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Stanford University

Real-Time Audio Signal Processing in Faust

Stanford University via Kadenze


The Faust programming language provides a generic way to implement signal processing algorithms for sound synthesis and processing towards professional audio applications. Thanks to its architecture system, Faust can be used to generate a wide range of ready-to-use elements such as audio plug-ins (e.g., VST, AU, etc.), externals for other computer music environments (e.g., ChucK, Max/MSP, PD, CSOUND, SuperCollider, etc.), standalone applications, mobile apps, web apps, etc. Additionally, it is a great tool to make DSP engines embeddable in larger projects.

This course provides an in-depth overview to the Faust programming language including fundamentals of functional programming. Students will implement a wide range of audio effects and synthesizers from scratch and learn how to turn them into various “finished” audio products. It also emphasizes the use of Faust to create DSP engines usable in existing projects.

The various programming assignments will help students solidify their understanding of the language. They will also give them the opportunity to use Faust in a creative way to implement professional-grade audio applications.


  • Sound Synthesis and Processing II: Filters, Echo, Basic Physical Modeling, Sampling and Granular Synthesis
    • In this session, various sound processing techniques/audio effects (basic filters, ring modulation, distortion, compressor, Schroeder reverb, flanger, phaser, pitch shifter, etc.) are implemented from scratch in Faust. As for Session 4, a strong emphasis will be given to implementing “finished products” that are “ready to be shipped”.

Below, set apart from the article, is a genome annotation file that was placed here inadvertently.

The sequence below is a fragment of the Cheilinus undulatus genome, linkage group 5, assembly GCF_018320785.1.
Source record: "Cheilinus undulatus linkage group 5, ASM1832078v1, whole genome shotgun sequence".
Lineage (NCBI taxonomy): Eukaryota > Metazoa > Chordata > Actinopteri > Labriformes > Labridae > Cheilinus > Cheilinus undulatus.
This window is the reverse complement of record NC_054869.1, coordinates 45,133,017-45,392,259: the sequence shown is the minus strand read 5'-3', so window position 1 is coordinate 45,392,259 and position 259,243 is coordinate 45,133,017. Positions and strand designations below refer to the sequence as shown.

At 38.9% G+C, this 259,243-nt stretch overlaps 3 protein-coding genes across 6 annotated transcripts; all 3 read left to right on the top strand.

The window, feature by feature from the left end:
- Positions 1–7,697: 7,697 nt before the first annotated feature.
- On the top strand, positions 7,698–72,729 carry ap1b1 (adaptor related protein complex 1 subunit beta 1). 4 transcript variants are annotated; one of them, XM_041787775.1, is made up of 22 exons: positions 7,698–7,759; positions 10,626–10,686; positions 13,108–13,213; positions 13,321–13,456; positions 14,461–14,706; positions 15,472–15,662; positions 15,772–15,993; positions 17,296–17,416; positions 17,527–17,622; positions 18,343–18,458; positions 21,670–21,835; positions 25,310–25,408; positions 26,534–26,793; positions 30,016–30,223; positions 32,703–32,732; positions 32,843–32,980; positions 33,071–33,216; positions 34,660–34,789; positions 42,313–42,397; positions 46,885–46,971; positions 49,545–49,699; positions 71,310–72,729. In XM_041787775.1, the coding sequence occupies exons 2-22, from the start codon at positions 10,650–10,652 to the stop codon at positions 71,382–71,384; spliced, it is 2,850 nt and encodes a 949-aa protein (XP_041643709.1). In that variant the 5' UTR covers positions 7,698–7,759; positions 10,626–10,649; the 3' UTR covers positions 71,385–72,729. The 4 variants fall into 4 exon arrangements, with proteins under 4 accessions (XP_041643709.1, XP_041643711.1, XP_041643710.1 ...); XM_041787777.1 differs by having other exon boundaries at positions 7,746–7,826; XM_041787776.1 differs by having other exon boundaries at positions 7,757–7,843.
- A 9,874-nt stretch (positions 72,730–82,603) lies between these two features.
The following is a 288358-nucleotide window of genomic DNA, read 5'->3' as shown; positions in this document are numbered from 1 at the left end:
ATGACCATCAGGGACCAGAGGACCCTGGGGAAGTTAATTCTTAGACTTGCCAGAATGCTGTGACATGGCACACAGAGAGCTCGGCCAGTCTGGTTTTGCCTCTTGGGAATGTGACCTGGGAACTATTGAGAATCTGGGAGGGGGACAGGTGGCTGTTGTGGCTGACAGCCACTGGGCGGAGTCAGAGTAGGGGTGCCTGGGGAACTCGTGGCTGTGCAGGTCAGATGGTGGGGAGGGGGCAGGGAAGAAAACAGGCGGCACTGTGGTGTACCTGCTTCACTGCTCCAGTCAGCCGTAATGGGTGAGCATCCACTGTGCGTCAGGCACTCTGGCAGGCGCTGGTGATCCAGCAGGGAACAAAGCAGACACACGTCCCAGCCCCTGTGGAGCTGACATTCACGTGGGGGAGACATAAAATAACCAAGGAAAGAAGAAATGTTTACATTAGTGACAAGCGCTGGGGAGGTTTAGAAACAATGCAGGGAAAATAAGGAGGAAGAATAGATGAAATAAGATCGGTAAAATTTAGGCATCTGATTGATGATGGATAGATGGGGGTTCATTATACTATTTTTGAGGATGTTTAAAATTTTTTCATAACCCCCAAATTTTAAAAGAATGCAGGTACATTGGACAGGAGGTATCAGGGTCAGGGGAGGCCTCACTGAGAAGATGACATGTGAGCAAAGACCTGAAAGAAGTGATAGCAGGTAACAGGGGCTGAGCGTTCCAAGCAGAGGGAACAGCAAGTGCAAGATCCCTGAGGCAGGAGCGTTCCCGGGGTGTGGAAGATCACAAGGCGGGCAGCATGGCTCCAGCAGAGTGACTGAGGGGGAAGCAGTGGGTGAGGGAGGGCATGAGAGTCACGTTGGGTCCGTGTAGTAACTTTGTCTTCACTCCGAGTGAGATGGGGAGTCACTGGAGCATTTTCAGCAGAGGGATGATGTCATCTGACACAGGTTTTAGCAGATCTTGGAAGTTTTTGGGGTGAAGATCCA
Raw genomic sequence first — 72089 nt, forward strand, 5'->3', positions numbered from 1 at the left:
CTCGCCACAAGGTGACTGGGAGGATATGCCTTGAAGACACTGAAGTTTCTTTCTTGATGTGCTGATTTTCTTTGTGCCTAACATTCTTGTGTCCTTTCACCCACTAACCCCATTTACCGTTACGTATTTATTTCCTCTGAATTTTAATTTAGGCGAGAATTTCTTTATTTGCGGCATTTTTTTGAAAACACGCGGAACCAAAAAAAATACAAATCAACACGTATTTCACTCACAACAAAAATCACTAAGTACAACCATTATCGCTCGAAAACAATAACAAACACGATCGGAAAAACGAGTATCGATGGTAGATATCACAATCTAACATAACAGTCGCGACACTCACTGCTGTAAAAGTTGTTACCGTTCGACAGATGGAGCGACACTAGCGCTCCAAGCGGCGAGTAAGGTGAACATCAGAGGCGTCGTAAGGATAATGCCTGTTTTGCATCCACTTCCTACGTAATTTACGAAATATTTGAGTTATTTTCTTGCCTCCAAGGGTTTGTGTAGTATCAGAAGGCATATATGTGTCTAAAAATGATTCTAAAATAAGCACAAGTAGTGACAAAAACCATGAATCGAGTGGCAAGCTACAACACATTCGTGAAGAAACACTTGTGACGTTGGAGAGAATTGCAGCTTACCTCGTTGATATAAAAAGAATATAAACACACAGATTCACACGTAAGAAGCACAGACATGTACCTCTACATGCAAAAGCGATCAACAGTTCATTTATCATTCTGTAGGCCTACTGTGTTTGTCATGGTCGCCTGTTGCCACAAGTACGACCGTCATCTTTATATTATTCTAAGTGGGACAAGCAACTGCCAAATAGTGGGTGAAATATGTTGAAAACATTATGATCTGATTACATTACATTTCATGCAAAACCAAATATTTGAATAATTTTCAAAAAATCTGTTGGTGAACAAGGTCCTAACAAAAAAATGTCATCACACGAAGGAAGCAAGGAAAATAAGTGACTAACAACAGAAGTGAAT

• Faust Overview and Language Basics
    • This session gives an overview of the Faust ecosystem and of its various features. Simple high-level programming examples are provided towards making audio plug-ins, mobile and web apps, and externals for PureData and Max/MSP. It also begins a detailed survey of the Faust language that will be continued in Session 2.
  • Programming with Faust
    • This lecture extends the review of the Faust language. Its goal is to present a detailed description of Faust’s semantics through a series of examples. In particular students will learn how to code any visual block diagram in Faust, and express the corresponding mathematical semantics. By the end of this lecture, students should be aware of all the syntactical element of the language and have a basic understanding of them. They will have implemented various simple sound synthesizers and effects from scratch.
  • Sound Synthesis and Processing I: Oscillators, AM, FM, and Subtractive Synthesis
    • The goal of this session is to implement various sound synthesis techniques (e.g., AM, FM, subtractive, sampling, basic physical modeling, granular) from scratch in Faust. A strong emphasis will be given to making “finished products,” (advanced user interfaces, polyphony and MIDI compatibility, etc.) ready to be converted to some of the platforms presented later.
  • Deploying Faust Programs
    • This lecture provides a survey of the different Faust targets and shows how audio plug-ins, musical mobile and web apps, standalone applications, etc. can be generated with Faust. It also demonstrates how DSP engines can be embedded in other projects for a wide range of platforms, frameworks, and standards (e.g., web, mobile, VR, etc.).

Taught by

Romain Michon, Yann Orlarey, Chris Chafe and Julius Smith


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